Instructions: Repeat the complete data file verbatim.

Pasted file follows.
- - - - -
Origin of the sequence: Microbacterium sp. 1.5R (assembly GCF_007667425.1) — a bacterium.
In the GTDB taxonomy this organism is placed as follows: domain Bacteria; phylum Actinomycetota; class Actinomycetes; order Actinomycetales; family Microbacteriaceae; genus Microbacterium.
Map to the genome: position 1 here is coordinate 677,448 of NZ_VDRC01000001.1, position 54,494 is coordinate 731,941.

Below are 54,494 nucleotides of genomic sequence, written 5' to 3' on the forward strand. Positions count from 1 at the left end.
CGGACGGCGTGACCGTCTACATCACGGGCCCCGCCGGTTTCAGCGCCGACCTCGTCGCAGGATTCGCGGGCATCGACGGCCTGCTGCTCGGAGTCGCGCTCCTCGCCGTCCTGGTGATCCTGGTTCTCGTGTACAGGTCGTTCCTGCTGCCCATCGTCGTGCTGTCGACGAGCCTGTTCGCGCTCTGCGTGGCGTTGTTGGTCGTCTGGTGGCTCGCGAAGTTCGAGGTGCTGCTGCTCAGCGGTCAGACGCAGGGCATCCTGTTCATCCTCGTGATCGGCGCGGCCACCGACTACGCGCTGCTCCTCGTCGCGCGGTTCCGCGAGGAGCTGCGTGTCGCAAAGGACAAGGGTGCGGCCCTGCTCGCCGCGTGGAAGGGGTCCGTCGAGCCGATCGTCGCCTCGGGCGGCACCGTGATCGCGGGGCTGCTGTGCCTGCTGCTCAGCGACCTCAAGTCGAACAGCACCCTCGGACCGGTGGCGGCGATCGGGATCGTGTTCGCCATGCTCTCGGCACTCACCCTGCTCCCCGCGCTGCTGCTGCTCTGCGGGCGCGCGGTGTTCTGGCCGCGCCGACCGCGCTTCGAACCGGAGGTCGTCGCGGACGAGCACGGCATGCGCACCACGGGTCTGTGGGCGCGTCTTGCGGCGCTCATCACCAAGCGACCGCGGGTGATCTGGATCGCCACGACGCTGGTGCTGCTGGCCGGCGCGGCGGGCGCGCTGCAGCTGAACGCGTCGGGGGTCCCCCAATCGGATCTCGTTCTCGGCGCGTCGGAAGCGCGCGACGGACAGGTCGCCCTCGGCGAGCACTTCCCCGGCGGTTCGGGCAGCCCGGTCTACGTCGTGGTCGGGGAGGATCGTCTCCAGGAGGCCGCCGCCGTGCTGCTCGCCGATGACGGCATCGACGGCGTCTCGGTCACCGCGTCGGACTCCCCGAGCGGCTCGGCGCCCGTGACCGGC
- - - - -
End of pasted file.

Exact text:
Origin of the sequence: Microbacterium sp. 1.5R (assembly GCF_007667425.1) — a bacterium.
In the GTDB taxonomy this organism is placed as follows: domain Bacteria; phylum Actinomycetota; class Actinomycetes; order Actinomycetales; family Microbacteriaceae; genus Microbacterium.
Map to the genome: position 1 here is coordinate 677,448 of NZ_VDRC01000001.1, position 54,494 is coordinate 731,941.

Below are 54,494 nucleotides of genomic sequence, written 5' to 3' on the forward strand. Positions count from 1 at the left end.
CGGACGGCGTGACCGTCTACATCACGGGCCCCGCCGGTTTCAGCGCCGACCTCGTCGCAGGATTCGCGGGCATCGACGGCCTGCTGCTCGGAGTCGCGCTCCTCGCCGTCCTGGTGATCCTGGTTCTCGTGTACAGGTCGTTCCTGCTGCCCATCGTCGTGCTGTCGACGAGCCTGTTCGCGCTCTGCGTGGCGTTGTTGGTCGTCTGGTGGCTCGCGAAGTTCGAGGTGCTGCTGCTCAGCGGTCAGACGCAGGGCATCCTGTTCATCCTCGTGATCGGCGCGGCCACCGACTACGCGCTGCTCCTCGTCGCGCGGTTCCGCGAGGAGCTGCGTGTCGCAAAGGACAAGGGTGCGGCCCTGCTCGCCGCGTGGAAGGGGTCCGTCGAGCCGATCGTCGCCTCGGGCGGCACCGTGATCGCGGGGCTGCTGTGCCTGCTGCTCAGCGACCTCAAGTCGAACAGCACCCTCGGACCGGTGGCGGCGATCGGGATCGTGTTCGCCATGCTCTCGGCACTCACCCTGCTCCCCGCGCTGCTGCTGCTCTGCGGGCGCGCGGTGTTCTGGCCGCGCCGACCGCGCTTCGAACCGGAGGTCGTCGCGGACGAGCACGGCATGCGCACCACGGGTCTGTGGGCGCGTCTTGCGGCGCTCATCACCAAGCGACCGCGGGTGATCTGGATCGCCACGACGCTGGTGCTGCTGGCCGGCGCGGCGGGCGCGCTGCAGCTGAACGCGTCGGGGGTCCCCCAATCGGATCTCGTTCTCGGCGCGTCGGAAGCGCGCGACGGACAGGTCGCCCTCGGCGAGCACTTCCCCGGCGGTTCGGGCAGCCCGGTCTACGTCGTGGTCGGGGAGGATCGTCTCCAGGAGGCCGCCGCCGTGCTGCTCGCCGATGACGGCATCGACGGCGTCTCGGTCACCGCGTCGGACTCCCCGAGCGGCTCGGCGCCCGTGACCGGC